The second parable helps me to understand the extreme shuckling of Orthodox and Hasidic davveners. I have read that it is in some way a sort of sexual integration with God, and if this is true, find it rather simple and unsatisfying as an explanation. Something has always told me that this is not the purpose of what the men are doing. This second parable reads: “…do not laugh at one who moves their body, even violently, during prayer. A person drowning makes all kinds of motions to try to save themselves. This is not a time to laugh. Indeed, it is not a time to laugh”.

My interpretation of this sort of uninhibited physical prayer comes from Green, who tells us that according to the Lurianic kabbalists, “the mystics had access to a complicated series of keys that could unlock the heart in prayer. We no longer have the keys; all we can do is to smash the lock. The only true prerequisite for such prayer he said, is a broken heart.” After reading this parable about bodies in prayer, I now see them differently. What I see is someone who is so engaged and lost in their desperate need to be with God that they no longer have the body inhibitions that we consider genteel. Just as drowning is no time for polite decorum, so may prayer also be. A heart that is allowed to become fully broken is the entrance for love and repair, a heart that is held together with bits of intellectual wire and glue will never be whole and healed.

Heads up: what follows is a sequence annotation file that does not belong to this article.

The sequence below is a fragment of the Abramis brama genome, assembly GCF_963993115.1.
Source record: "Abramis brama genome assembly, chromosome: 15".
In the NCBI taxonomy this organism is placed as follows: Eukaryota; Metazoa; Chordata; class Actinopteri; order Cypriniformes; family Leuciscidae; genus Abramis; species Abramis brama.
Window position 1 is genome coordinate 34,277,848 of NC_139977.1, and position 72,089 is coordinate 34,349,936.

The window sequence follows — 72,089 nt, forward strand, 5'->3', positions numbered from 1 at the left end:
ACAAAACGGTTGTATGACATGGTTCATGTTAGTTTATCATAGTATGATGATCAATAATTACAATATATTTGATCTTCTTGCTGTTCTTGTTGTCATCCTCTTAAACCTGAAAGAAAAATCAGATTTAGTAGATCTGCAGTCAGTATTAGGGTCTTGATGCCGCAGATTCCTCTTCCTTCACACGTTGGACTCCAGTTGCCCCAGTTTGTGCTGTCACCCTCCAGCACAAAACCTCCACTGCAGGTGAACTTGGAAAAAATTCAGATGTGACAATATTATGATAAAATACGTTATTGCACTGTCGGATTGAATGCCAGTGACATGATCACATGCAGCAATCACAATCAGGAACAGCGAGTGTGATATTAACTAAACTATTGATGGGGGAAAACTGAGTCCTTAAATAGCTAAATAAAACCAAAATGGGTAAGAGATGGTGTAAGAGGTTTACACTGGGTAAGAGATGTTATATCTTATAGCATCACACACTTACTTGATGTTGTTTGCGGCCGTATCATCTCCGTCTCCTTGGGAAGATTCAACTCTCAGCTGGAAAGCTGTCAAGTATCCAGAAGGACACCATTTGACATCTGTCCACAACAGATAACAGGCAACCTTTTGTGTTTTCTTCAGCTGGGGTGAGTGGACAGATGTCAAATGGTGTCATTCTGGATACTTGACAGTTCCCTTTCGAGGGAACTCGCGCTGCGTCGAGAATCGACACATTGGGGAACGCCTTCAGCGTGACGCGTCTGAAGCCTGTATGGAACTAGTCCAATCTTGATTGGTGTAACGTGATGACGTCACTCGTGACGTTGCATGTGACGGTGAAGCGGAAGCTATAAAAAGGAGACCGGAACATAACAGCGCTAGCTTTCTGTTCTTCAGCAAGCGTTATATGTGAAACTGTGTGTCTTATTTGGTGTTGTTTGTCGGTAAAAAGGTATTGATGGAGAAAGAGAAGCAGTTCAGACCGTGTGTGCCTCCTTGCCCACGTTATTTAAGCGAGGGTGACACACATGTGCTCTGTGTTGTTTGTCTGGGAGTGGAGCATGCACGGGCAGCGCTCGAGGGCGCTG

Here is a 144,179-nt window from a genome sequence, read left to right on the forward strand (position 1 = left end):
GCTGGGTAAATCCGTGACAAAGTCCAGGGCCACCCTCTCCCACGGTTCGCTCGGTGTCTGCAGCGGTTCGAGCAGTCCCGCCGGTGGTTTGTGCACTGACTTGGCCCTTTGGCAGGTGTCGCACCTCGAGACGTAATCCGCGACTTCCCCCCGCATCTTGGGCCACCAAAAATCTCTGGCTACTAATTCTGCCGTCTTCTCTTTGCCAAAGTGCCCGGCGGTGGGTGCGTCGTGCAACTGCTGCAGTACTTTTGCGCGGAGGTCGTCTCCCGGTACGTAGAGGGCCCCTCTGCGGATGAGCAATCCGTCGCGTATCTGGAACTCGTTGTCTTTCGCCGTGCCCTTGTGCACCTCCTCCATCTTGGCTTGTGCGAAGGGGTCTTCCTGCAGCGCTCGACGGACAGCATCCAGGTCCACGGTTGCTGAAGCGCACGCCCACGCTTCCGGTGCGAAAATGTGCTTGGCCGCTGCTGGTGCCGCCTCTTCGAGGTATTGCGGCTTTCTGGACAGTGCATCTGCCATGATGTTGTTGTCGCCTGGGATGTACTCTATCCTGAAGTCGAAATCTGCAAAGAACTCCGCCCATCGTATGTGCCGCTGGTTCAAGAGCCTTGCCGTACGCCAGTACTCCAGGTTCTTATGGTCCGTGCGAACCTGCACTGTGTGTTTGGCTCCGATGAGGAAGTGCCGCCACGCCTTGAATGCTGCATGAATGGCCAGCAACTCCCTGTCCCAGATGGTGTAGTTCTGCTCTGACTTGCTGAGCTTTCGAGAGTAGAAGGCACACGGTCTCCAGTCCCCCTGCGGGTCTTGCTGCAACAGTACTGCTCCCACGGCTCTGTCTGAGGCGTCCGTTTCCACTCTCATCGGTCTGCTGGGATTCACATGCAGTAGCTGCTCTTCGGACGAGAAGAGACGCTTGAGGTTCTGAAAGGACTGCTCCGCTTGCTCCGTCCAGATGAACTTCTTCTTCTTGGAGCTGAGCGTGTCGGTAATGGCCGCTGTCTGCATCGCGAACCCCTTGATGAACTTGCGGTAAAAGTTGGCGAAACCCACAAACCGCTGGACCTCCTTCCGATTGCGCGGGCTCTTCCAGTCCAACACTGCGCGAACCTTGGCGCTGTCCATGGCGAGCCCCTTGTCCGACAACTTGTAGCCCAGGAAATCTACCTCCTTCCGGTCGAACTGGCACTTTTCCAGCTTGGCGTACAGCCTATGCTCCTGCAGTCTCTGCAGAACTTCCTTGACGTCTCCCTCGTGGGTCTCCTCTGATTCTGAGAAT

What I have learned from this chapter is that the hardest work of all is the letting go of the belief that we can control or think our way out of trouble, without need for insights from God. Allowing distractions to happen, or allowing ourselves to go into our fear or pain during prayer, allow God to enter. Again, I am reminded of the Leonard Cohen song, ‘Anthem’: “forget your perfect offering/ there is a crack, a crack in everything/ that’s how the light gets in”.

Perhaps as prayer leaders, we can find ways to enable and normalize for our congregants or mushpa’im the healthy opportunities for releasing and letting go that our prayers create for us.


  1. Dan, Joseph. Kabbalah: a very short introduction. Oxford Univ Press 2006
  2. Green, Arthur and Barry W. Holtz. Your Word is Fire: the Hasidic masters on contemplative prayer. Jewish Lights Publ. 2006
  3.   Cohen, Leonard. “Anthem”